FREMONT -- On the holiday when patriotism swells, the Fremont Fourth of July Parade's signature balloons will rise again this year.

Parade organizers hope their fundraising efforts soon will enjoy a similar rebound, with a little help from city officials.

The helium balloons -- some standing dozens of feet high, drawing the most oohs and ahhs from parade goers -- are returning to this year's event, said Ray Pulver, the San Jose-based producer of the Fremont parade. The popular attractions were missing last year from parades nationwide because of a global helium shortage.

The problem -- caused by low natural gas prices and helium production issues at several industrial plants from Wyoming to Algeria -- got so bad that even local party stores couldn't sell balloons for birthdays. A year later, most of those problems are gone and the shortage is over, Pulver said.

"We have helium, and the balloons will be back," he said. "Knock on wood, we're doing well with that this year."

That means that an expected crowd of about 15,000 people will be treated to a 40-foot-high balloon of a cartoon Uncle Sam, as well as a 25-foot-high version of a huge American flag, Pulver said. Those are two of nearly 80 entries expected in the annual parade, which will featuring community marching bands playing John Philip Sousa and other stars-and-stripes-themed songs. The parade also will include floats featuring East Bay businesses and politicians, such as state Senate Majority Leader Ellen M. Corbett, D-San Leandro, as well as youth groups, such as the Boy Scouts and Girl Scouts.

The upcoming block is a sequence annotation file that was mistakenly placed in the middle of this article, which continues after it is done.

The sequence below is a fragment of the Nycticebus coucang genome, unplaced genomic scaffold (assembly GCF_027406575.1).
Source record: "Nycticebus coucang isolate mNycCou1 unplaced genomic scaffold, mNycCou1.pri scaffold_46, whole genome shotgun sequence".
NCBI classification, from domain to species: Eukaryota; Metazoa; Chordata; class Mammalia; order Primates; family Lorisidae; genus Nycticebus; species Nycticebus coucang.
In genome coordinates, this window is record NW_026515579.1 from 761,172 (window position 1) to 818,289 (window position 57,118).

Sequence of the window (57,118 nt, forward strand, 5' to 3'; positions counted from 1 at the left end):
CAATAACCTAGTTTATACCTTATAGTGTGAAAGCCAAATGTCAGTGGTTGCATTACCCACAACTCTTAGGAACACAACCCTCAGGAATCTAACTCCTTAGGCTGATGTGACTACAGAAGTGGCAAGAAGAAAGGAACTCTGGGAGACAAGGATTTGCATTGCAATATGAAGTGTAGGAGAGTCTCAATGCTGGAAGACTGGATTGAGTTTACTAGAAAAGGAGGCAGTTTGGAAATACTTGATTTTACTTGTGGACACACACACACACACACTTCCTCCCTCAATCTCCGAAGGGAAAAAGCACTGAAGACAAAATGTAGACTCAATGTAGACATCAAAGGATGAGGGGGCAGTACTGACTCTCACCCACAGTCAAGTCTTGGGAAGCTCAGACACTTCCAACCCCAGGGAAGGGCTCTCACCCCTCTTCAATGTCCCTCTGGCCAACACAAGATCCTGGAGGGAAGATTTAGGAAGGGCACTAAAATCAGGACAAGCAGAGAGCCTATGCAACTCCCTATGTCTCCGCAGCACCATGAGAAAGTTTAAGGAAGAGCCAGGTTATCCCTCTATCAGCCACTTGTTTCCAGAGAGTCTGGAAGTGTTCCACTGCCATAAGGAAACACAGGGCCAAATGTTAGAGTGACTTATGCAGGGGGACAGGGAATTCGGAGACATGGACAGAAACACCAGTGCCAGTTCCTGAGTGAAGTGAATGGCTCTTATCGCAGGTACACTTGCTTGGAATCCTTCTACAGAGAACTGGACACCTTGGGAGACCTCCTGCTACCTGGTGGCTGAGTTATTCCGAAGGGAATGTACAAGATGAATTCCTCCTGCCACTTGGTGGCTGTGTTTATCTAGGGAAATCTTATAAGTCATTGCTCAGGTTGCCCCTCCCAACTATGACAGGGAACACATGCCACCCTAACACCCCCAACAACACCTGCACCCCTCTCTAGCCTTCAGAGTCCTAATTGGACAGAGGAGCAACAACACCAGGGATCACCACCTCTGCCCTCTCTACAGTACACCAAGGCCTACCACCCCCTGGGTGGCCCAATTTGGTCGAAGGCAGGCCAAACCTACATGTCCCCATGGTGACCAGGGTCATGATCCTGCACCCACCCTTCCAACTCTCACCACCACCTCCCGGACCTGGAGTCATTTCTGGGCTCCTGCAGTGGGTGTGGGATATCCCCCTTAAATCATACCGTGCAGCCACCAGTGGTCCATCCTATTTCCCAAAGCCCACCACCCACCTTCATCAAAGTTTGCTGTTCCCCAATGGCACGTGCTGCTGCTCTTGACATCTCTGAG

Advertisement

Fremont, the Bay Area's fourth-largest city, has a diverse population of 217,000 people and an Asian majority. "The parade is as diverse as the city," said Jesse Schaa, president of the Fremont Fourth of July Parade Committee, a nonprofit group that organizes the annual event. "It's a free, fun, family tradition where we can celebrate the United States' birthday and our freedom."

The parade's budget, totaling $45,000 this year, is fully funded by private donations, and Schaa praised Mayor Bill Harrison, Councilwoman Sue Chan and other Fremont council members with landing sponsors to offset its costs.

About 25 percent of the budget went to paying city permits and parade committee members say they hope that Fremont's improving budget situation means they can waive those fees, starting next year.

Harrison said the city is "not in a position to fund the parade," but added that Fremont contributes by providing about $6,000 worth of expenses that it doesn't bill organizers.

Because the all-volunteer group works hard to make it "truly a community event," the mayor said he is glad to help find sponsors.

Contact Chris De Benedetti at 510-353-7011. Follow him at Twitter.com/cdebenedetti.

Fremont fourth of july parade
The parade begins at 10 a.m. July 4 at the corner of State Street and Capitol Avenue. The route will head east on Capitol Avenue, followed by right turns on Paseo Padre Parkway, Walnut Avenue and Liberty Street, and a left on Beacon Avenue. It then will end at the corner of State Street and Beacon Avenue.